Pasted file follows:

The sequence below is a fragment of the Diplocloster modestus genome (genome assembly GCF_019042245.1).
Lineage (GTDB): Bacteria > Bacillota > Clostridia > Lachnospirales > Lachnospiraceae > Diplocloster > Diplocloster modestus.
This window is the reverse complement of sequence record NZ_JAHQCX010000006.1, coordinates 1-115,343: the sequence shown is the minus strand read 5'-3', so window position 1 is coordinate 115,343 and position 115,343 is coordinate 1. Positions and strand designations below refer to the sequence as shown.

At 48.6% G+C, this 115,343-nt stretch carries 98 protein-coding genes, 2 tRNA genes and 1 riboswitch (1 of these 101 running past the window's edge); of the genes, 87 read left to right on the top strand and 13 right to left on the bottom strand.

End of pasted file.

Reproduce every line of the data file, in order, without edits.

The sequence below is a fragment of the Diplocloster modestus genome (genome assembly GCF_019042245.1).
Lineage (GTDB): Bacteria > Bacillota > Clostridia > Lachnospirales > Lachnospiraceae > Diplocloster > Diplocloster modestus.
This window is the reverse complement of sequence record NZ_JAHQCX010000006.1, coordinates 1-115,343: the sequence shown is the minus strand read 5'-3', so window position 1 is coordinate 115,343 and position 115,343 is coordinate 1. Positions and strand designations below refer to the sequence as shown.

At 48.6% G+C, this 115,343-nt stretch carries 98 protein-coding genes, 2 tRNA genes and 1 riboswitch (1 of these 101 running past the window's edge); of the genes, 87 read left to right on the top strand and 13 right to left on the bottom strand.